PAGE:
• Ron's Berry Farm - Uses natural growing practices, strawberries, Fresh eggs, porta-potties
    9546 10th Street Southeast, Eyota, MN 55934. Phone: (507) 951-8165. Email: Open: Monday through Saturday, from 8 am to 7 pm during strawberry season; Closed Sundays. Directions: From Rochester take either County Road 9 East to 90th Avenue and turn South, go 1 mile and turn Left on 10th Street Southeast and go 12 mile OR Highway 14 East to 90th Avenue and take a Left, go 1 mile to 10th Street Southeast and turn Right, we are 12 mile down the road on the right. Strawberry season is typically June 10 through July 4th. We use natural practices, but are not seeking organic certification. Payment: Cash, Check, Debit cards, Visa, MasterCard, Discover, AmEx. . Click here for a map and directions. Payment: Cash, Check, Debit cards, Visa, MasterCard, Discover, AmEx.
    Ron's Berry Farm Facebook page. . From Rochester take either County Road 9 East to 90th Avenue and turn South, go 1 mile and turn Left on 10th Street Southeast and go 1/2 mile OR Highway 14 East to 90th Avenue and take a Left, go 1 mile to 10th Street Southeast and turn Right, we are 1/2 mile down the road on the right. Strawberry season is typically June 10 through July 4th. We use natural practices, but are not seeking organic certification. We are not CERTIFIED ORGANIC, but follow natural practices that meet or exceed certified organic practices. We are a family owned small farm. We welcome individuals, families, and groups! Kids are welcome!. (UPDATED: April 09, 2018)


Strawberry Picking Tips, Recipes and Information

strawberry pick-your-own field

In the U.S. strawberries typically peak during April in Florida and Texas, May in the deep South, and in early June in middle sections and later June in the far North and Canada. Keep in mind that crops are ready at various times of the month depending on which part of the state you are located. In order to produce good local strawberries, producers depend on ideal spring weather conditions. 

Before you leave to go to the farm:

  1. Always call before you go to the farm - strawberries are affected by weather (both rain and cooler temperature) more than most crops. And when they are in season, a large turnout can pick a field clean before noon, so CALL first!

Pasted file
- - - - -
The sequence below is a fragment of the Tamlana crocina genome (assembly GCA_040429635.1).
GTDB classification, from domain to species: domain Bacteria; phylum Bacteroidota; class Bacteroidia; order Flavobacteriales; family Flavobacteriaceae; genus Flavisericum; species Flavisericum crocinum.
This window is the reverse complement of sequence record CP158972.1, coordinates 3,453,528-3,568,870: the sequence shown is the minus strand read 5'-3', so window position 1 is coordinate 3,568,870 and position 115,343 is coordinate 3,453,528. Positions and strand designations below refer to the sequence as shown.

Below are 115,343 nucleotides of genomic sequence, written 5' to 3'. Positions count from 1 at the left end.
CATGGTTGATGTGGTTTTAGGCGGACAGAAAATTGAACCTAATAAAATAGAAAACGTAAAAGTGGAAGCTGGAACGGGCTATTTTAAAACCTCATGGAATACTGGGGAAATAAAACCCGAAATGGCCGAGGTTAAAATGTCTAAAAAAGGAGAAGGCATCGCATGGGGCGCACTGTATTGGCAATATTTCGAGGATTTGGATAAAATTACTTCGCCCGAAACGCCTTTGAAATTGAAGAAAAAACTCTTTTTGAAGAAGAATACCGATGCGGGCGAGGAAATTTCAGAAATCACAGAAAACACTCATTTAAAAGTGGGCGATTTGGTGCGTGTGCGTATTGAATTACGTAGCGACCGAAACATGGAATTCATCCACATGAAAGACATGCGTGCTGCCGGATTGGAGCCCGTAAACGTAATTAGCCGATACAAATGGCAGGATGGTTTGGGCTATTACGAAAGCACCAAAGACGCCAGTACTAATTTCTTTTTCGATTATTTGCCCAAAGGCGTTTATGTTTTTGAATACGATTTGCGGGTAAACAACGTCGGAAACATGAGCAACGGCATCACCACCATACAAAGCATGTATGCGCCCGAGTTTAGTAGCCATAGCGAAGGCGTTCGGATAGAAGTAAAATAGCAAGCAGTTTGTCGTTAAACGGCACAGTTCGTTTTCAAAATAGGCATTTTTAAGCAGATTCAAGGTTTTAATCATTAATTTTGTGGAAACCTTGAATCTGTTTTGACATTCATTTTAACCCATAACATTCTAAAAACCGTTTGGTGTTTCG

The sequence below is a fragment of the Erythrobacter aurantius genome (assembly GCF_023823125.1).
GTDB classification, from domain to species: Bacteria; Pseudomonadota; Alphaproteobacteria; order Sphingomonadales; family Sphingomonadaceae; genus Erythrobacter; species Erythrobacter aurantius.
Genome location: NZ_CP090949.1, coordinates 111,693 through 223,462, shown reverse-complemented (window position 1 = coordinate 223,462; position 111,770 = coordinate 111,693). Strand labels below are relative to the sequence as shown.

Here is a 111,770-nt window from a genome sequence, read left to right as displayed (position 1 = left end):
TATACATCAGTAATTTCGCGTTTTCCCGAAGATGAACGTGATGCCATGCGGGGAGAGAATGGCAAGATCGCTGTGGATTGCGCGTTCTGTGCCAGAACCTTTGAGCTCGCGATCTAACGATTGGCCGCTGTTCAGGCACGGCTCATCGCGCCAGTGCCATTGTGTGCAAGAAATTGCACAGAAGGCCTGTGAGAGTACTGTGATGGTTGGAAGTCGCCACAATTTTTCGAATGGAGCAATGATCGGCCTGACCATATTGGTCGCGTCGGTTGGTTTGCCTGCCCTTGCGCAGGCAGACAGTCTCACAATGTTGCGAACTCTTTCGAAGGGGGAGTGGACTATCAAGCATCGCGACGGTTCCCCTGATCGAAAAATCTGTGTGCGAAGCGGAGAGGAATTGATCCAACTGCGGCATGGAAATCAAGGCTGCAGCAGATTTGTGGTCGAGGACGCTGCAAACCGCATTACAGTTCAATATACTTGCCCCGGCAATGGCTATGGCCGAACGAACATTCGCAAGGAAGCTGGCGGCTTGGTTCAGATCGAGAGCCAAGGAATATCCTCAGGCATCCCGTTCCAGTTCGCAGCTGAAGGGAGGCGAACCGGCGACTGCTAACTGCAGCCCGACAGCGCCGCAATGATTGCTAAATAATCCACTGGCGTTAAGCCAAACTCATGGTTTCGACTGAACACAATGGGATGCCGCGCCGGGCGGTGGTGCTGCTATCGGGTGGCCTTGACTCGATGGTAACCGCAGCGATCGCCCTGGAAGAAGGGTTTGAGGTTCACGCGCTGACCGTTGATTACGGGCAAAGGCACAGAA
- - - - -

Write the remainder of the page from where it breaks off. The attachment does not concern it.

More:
2. Leave early.  On weekends, then fields may be picked clean by NOON!
  3. strawberry picking bucket from Washington FarmsMost growers furnish picking containers designed for strawberries, but they may charge you for them; be sure to call before you go to see if you need to bring containers.

    strawberries, just picked from the fieldIf you use your own containers, remember that heaping strawberries more than 5 inches deep will bruise the lower berries. Plastic dishpans, metal oven pans with 3 inch tall sides and large pots make good containers. I like the Glad storage containers like the one at right.
  4. Bring something to drink and a few snacks; you'd be surprised how you can work up a thirst and appetite! And don't forget hats and sunscreen for the sun. Bugs usually aren't a problem, but some deet might be good to bring along if it has been rainy.Sttawberry bush with ripe strawberries, up close

Tips on How to Pick Strawberries

  1. Grasp the stem just above the berry between the forefinger and the thumbnail and pull with a slight twisting motion.

  2. With the stem broken about one-half inch from the berry, allow it to roll into the palm of your to pick strawberries

  3. Repeat these operations using both hands until each holds 3 or 4 berries. 

  4. Carefully place - don't throw - the fruit into your containers. Repeat the picking process with both hands.

  5. Don't overfill your containers or try to pack the berries down.

General Picking Tips

close-up of the rows in a strawberry patch at at PYO strawberry fieldWhether you pick strawberries from your garden or at a Pick-Your-Own farm, here are a few tips to keep in mind:

  1. Be careful that your feet and knees do not damage plants or fruit in or along the edge of the row.
  2. Pick only the berries that are fully red. Part the leaves with your hands to look for hidden berries ready for harvest.
  3. To help the farmers, also remove from the plants berries showing rot, sunburn, insect injury or other defects and place them between the rows behind you. If they are left in the plants, the rot will quickly spread to other berries.
  4. Berries to be used immediately may be picked any time, but if you plan to hold the fruit for a few days, try to pick in the early morning or on cool, cloudy days. Berries picked during the heat of the day become soft, are easily bruised and will not keep well.
  5. Avoid placing the picked berries in the sunshine any longer than necessary. It is better to put them in the shade of a tree or shed than in the car trunk or on the car seat. Cool them as soon as possible after picking. Strawberries may be kept fresh in the refrigerator for two or three, depending upon the initial quality of the berry. After a few days in storage, however, the fruit loses its bright color and fresh flavor and tends to shrivel.